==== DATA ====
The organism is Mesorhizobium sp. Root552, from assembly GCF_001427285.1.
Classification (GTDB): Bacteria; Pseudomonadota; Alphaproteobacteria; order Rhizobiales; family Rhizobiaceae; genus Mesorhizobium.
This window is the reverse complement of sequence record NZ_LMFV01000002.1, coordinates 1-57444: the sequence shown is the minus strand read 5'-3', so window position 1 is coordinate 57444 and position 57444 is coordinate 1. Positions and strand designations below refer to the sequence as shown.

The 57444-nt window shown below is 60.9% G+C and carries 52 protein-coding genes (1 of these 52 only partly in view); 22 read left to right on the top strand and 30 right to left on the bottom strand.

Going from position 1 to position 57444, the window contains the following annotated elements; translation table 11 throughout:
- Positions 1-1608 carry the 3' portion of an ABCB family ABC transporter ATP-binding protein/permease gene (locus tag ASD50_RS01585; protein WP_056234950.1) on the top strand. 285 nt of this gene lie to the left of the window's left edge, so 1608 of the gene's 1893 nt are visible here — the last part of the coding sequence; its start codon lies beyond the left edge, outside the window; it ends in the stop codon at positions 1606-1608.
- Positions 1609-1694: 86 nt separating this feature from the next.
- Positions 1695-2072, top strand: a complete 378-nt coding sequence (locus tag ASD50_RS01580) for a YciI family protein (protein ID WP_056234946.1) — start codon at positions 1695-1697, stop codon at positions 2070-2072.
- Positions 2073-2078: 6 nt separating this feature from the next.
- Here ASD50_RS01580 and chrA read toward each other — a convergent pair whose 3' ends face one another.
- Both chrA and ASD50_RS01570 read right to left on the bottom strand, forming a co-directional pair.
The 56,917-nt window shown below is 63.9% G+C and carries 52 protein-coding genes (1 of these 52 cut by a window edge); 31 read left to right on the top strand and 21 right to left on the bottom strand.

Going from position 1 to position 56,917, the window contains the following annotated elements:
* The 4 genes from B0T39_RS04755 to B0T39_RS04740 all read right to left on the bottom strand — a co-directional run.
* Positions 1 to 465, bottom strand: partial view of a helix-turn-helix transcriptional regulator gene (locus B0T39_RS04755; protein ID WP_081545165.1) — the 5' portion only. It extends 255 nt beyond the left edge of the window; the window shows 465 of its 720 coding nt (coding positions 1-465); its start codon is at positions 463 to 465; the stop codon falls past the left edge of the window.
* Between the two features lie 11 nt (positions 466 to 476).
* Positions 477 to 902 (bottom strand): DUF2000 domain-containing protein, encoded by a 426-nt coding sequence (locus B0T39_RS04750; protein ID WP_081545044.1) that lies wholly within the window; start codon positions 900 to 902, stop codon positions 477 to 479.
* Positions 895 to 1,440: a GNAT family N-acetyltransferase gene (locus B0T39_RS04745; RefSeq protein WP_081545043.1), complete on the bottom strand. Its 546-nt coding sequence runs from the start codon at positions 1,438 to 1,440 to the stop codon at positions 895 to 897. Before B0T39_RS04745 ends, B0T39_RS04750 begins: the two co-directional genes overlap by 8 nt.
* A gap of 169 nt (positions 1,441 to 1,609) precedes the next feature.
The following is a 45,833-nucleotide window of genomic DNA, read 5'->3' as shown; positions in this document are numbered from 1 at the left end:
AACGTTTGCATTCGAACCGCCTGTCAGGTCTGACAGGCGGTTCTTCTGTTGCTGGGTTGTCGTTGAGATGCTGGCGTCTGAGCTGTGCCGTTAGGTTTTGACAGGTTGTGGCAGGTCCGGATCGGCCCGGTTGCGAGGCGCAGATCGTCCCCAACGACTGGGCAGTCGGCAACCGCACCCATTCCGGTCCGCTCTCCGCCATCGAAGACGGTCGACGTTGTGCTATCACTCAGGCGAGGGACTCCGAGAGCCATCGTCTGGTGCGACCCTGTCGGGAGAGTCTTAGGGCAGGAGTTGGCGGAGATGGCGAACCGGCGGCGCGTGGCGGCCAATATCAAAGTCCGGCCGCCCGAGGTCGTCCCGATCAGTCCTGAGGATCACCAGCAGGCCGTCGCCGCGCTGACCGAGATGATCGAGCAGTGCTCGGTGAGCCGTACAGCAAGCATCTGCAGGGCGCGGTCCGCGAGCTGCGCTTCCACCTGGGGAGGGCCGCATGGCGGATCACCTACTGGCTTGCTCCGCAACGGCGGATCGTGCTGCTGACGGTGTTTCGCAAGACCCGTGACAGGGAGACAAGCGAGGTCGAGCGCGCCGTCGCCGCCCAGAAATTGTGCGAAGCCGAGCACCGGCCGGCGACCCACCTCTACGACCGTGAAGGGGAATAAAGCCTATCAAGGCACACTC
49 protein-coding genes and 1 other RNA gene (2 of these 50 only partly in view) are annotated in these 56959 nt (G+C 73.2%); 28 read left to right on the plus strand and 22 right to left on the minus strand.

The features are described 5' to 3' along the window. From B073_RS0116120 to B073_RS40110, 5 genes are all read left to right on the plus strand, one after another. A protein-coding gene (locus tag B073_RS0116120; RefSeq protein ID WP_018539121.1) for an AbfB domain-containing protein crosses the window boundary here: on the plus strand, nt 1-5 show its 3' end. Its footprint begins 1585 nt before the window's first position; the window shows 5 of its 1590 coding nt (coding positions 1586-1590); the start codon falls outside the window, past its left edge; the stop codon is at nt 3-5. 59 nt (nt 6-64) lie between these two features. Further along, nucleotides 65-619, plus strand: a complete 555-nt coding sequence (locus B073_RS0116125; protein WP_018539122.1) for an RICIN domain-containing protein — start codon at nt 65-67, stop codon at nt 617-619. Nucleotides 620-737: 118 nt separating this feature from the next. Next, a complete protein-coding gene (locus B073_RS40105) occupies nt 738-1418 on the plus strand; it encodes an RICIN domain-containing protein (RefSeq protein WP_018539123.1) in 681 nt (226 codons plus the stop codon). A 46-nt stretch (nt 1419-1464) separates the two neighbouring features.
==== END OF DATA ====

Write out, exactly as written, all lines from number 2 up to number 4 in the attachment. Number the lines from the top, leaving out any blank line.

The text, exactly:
Classification (GTDB): Bacteria; Pseudomonadota; Alphaproteobacteria; order Rhizobiales; family Rhizobiaceae; genus Mesorhizobium.
This window is the reverse complement of sequence record NZ_LMFV01000002.1, coordinates 1-57444: the sequence shown is the minus strand read 5'-3', so window position 1 is coordinate 57444 and position 57444 is coordinate 1. Positions and strand designations below refer to the sequence as shown.

The 57444-nt window shown below is 60.9% G+C and carries 52 protein-coding genes (1 of these 52 only partly in view); 22 read left to right on the top strand and 30 right to left on the bottom strand.